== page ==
Chalk this one up to a bad idea.
In a move entirely disproportionate to the problem, the Obama Administration is planning to propose federal oversight of local transit safety. Long the purview of the state bodies, safety measures have come under fire in recent months after a fatal crash in Washington, D.C. To combat what federal transportation officials view as rising safety concerns, the administration will, according to the Washington Post, send a plan to Congress that would allow the government to issue mandatory federal safety regulations for local transit agencies.
“After the [Metro] train crash, we were all sitting around here scratching our heads, saying, ‘Hey, we’ve got to do something about this,’ and we discovered that there’s not much we could do, because the law wouldn’t allow us to do it,” Transportation Secretary Ray LaHood said to the Washington Post
The details so far have not been released, but coverage in today’s Times provides us with some clues:
Currently, 27 state safety agencies hold the responsibility for keeping transit systems safe, but the quality of those agencies varies widely, transportation officials said. Some rely on the very transit systems they are supposed to oversee for financing and lack the authority to enforce their rules. As for staffing, the state safety agencies average less than one full-time staff person per agency, the officials said.
Under the administration’s plan, states would be allowed to maintain oversight of their transit systems as long as they could demonstrate that they have enough fully-trained staff members to enforce federal safety rules, the authority to compel compliance from the transit system and enough financial independence from the systems they are regulating, officials said.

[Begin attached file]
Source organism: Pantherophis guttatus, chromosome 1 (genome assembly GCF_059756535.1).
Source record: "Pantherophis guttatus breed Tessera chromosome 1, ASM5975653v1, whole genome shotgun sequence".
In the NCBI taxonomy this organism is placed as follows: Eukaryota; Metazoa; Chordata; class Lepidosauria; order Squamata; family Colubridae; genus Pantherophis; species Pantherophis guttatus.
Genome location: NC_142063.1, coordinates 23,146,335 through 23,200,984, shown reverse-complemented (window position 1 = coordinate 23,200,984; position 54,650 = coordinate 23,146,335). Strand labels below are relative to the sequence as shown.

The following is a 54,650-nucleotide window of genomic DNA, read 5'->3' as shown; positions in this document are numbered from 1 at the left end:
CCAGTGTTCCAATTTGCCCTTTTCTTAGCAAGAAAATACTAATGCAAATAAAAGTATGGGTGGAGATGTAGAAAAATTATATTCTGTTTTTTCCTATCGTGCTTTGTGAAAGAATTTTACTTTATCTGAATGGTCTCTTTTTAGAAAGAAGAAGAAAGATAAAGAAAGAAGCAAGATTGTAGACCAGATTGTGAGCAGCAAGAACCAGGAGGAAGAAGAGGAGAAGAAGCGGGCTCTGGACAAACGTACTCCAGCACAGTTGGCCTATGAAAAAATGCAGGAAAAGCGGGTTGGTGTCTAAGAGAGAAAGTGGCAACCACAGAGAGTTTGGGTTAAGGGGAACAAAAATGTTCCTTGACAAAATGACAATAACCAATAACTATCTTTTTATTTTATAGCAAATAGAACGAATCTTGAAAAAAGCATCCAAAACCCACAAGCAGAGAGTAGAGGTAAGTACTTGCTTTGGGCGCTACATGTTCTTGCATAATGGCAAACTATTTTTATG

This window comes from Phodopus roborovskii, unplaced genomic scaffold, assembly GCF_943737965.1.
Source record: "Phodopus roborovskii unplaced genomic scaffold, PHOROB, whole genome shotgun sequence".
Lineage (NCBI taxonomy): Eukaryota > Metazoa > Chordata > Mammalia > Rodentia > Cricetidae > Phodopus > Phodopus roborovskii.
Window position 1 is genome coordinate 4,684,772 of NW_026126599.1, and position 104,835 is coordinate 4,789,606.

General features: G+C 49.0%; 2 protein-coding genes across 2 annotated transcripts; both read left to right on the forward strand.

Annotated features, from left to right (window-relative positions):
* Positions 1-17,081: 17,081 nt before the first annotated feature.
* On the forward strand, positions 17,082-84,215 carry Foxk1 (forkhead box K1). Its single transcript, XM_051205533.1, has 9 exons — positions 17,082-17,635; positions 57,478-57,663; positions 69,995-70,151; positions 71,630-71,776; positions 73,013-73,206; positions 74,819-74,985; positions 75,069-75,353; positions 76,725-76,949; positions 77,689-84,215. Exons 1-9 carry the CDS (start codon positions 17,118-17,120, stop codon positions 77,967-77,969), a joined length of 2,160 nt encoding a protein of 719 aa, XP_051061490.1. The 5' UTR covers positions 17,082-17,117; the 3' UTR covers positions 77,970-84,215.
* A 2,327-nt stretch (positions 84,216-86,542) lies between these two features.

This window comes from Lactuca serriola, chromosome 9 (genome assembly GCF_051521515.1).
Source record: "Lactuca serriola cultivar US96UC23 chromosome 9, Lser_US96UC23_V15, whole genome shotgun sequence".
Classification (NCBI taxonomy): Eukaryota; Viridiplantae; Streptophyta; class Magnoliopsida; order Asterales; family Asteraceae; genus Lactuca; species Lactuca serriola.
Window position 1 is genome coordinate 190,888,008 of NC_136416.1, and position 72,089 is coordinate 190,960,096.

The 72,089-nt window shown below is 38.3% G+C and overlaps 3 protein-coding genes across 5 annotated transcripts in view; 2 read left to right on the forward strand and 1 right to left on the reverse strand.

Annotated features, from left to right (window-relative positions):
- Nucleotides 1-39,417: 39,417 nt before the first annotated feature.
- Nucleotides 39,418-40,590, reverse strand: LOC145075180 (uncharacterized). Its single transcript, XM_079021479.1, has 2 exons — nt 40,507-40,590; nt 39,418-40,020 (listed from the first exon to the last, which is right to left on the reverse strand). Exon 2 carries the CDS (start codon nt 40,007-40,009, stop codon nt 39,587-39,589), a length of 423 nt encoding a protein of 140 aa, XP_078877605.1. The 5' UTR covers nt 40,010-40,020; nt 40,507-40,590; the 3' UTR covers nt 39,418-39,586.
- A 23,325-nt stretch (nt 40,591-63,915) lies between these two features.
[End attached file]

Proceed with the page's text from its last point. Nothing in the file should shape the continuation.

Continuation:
The federal government would also cover the costs of salaries and benefits for state employees overseeing standards. In states that are unable to provide adequate oversight, the federal government would assume that role.
On the surface, standardizing safety compliance and regulations seems to be a sound policy. Yet, when we dig into the rationale behind this and comparable measures as the commuter rail level, the idea breaks down. First, The Times explores the statistics spurring on federal action. Passenger injuries, the paper reports, on subways and light rail have increased a whopping 182 percent. There must be an epidemic, right? Wrong.
Over the last five years, injury rates have increased from 0.483 injures per 100 million miles to 1.362. As a comparison, automobile fatality rates are 1.27 per 100 million miles and injury rates are approximately 100 per 100 million miles.
Second, we can examine how federal safety regulations of commuter rail lines have caused numerous problems. In addition to the costs — which I’ll examine in a paragraph — federal safety regulations have become too burdensome. One of the reasons why commuter rail and Amtrak have yet to utilize fully the potential of high-speed rail stems from the federal government’s safety standards. Because of these mandates, trains are heavier than they need to be. Thus, production costs are increased and top speeds are slower than we would prefer. The balance between safety and efficiency has not yet been achieved.
Finally, the costs of compliance and enforcement are problematic as well. According to page two of the Post’s report, federal capital grants would be rescinded if agencies do not adhere to safety regulations. However, New York state politicians are fearful that the feds won’t foot the bill for compliance and enforcement efforts. How, then, should the nation’s cash-starved transit agencies — agencies that don’t suffer from major safety problems — pay for adherence to federal safety guidelines?
I certainly appreciate LaHood’s thinking, and in certain situations, standardized safety regulations make sense. But until train injuries increase and until the federal government can fund these safety projects, this is a policy we in New York should not support.